MOGUL: You know, the state and even much of the city are holding steady at some of the lowest rates in the country, around 1%. In several neighborhoods, though, since August and early September, numbers have been rising, creeping up 4%, 5%, 6%, triple the rate of a few weeks ago. Mayor de Blasio, Gov. Cuomo say the common denominator, as you mentioned, is that these are in heavily Orthodox Jewish populations. These are ultra-orthodox, actually, Haredi groups. Many of them are Hasidic, many of them are not. People in these communities tell us they believe very strongly they have herd immunity because so many of them got infected by coronavirus last spring. They say they're being unfairly targeted. A few people, dissidents, frankly, in the community that we've spoken with say that that's not actually true, that many of these people have been ignoring regulations around wearing masks, around gathering sizes. You can see them packing into synagogues for High Holy Days, onto buses headed for private yeshivas, their religious schools. And there've been social media posts of huge weddings and other life cycle commemorations with hundreds of people.

MARTIN: So, I mean, how is the city responding? This is a delicate matter.

MOGUL: Right. Well, they've been reaching out to community leaders. They've been making tons of robocalls, handing out tens of thousands of face masks. The mayor is threatening to close all nonessential spaces, to limit gatherings to 10 people, to give fines if people don't wear masks. He says since issuing that threat last week, more people do seem to be wearing masks, which would be good news. However, if you go through the neighborhoods, there's still plenty of evidence to the contrary, I have to say. And now some community members are taking a social media, to WhatsApp groups, telling people not to get tested. They say if there are more positive cases, that could lead to new restrictions.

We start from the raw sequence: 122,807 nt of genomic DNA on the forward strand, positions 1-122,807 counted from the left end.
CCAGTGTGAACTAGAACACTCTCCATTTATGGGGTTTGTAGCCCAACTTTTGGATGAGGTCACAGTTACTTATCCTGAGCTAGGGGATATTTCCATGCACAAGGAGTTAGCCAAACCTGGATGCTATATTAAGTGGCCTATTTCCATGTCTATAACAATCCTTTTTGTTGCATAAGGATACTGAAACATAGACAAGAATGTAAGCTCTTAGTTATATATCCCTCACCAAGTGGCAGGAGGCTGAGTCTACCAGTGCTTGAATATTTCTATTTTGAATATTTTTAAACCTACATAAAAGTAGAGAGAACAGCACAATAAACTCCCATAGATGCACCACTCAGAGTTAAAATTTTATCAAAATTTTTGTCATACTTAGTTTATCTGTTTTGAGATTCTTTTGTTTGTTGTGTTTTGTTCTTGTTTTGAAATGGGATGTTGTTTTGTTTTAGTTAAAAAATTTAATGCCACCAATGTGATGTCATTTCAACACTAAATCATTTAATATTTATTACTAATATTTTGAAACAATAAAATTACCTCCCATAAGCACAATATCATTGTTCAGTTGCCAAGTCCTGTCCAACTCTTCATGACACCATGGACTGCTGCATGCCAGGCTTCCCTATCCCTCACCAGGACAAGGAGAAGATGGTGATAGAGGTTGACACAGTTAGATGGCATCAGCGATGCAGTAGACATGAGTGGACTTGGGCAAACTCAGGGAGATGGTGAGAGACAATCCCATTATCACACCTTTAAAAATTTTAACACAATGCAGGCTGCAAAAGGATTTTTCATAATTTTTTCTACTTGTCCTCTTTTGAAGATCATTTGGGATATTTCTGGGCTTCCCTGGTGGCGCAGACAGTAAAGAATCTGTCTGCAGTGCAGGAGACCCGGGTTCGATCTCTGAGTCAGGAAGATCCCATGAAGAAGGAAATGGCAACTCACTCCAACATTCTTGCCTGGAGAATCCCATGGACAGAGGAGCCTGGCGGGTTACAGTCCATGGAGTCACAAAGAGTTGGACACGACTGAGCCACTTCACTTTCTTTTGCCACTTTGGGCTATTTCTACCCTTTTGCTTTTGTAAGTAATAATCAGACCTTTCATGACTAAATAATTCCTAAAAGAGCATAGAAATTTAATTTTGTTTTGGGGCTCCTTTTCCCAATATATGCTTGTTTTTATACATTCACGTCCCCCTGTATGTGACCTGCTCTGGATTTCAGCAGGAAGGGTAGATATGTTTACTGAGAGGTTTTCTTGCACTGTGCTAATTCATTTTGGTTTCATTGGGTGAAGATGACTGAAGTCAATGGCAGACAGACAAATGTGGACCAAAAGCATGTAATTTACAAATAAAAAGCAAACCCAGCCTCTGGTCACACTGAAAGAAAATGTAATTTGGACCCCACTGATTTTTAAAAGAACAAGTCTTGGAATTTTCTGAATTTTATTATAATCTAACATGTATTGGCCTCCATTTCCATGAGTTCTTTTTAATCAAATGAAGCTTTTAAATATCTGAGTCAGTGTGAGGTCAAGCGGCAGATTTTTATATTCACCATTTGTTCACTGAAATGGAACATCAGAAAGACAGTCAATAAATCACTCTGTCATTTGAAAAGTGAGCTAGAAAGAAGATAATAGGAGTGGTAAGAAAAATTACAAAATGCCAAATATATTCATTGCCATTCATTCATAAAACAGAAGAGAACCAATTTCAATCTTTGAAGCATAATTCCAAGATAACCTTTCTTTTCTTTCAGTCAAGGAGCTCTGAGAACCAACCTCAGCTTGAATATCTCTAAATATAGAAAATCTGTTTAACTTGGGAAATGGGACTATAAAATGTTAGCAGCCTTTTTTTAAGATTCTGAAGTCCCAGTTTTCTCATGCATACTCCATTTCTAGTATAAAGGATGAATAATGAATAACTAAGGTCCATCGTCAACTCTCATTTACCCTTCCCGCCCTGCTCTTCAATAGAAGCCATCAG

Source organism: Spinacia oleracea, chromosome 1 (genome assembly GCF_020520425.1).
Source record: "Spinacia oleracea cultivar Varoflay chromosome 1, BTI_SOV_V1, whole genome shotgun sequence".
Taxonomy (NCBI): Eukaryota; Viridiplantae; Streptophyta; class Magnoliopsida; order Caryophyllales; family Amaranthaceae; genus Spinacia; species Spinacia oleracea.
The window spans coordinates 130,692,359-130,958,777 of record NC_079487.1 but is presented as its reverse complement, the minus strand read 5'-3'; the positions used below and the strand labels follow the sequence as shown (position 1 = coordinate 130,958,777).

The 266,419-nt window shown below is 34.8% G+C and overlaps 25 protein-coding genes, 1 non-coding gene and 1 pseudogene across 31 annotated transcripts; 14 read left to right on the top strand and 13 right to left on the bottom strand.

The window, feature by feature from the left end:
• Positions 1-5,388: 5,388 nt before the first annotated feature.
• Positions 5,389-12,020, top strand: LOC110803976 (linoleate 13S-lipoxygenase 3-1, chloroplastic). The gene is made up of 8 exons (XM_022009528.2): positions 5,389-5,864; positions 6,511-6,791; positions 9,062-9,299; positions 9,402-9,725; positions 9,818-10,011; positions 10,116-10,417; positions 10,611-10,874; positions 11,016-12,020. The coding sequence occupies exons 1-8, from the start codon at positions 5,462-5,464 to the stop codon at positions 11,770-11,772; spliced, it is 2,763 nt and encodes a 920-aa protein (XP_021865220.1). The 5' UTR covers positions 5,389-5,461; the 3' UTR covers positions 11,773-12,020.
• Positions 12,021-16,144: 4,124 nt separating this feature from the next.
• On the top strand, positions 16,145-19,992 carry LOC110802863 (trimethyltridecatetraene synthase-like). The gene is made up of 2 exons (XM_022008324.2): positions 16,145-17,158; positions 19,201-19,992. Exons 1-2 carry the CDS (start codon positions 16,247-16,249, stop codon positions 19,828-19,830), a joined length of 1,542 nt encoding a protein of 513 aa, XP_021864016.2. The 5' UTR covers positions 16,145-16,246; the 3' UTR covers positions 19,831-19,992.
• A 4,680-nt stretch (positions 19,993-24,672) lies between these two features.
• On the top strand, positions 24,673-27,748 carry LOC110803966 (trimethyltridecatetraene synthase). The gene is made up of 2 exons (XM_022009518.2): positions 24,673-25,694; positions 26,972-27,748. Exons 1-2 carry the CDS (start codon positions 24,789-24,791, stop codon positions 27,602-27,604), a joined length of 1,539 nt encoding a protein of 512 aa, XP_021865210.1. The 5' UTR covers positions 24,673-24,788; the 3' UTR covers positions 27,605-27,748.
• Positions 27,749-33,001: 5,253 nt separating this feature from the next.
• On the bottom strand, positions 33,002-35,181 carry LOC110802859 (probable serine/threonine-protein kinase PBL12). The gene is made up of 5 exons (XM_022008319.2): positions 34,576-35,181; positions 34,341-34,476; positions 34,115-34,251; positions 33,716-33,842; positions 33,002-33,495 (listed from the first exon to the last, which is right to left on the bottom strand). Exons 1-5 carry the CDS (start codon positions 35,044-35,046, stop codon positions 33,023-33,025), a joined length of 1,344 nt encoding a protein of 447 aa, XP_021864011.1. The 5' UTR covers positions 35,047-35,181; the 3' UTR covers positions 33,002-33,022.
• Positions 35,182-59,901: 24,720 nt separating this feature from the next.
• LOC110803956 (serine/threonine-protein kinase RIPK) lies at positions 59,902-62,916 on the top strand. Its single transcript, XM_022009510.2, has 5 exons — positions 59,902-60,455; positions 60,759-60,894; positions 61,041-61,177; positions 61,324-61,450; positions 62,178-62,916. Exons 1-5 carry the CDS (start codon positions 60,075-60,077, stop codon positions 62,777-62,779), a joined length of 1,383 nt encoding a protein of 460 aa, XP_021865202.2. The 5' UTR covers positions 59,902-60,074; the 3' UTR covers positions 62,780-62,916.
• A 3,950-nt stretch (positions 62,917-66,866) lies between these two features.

MARTIN: Speaking of social media, my feed was full of friends in New York who all sending their kids back to school this week. They got masks. They got face shields on. I mean, New York is just starting to kind of open up. Is there any sign that an increase in positive tests right now could lead to closing those schools?

MOGUL: It could. Those rates would have to go up and stay up for a week longer to shut schools. It would probably be individual schools rather than the whole district initially. And we're just getting indoor dining for the first time. That's one of the things that's kept rates so low. If that rate goes up above 2% and stays there, that could also go backwards.

MARTIN: Kept it low because it's been outside up until now; now inside. Fred Mogul of member station WNYC in New York, we appreciate you. Thanks for sharing your reporting.

MOGUL: Thank you. Transcript provided by NPR, Copyright NPR.

Rachel Martin is a host of Morning Edition, as well as NPR's morning news podcast Up First.
David Greene is an award-winning journalist and New York Times best-selling author. He is a host of NPR's Morning Edition, the most listened-to radio news program in the United States, and also of NPR's popular morning news podcast, Up First.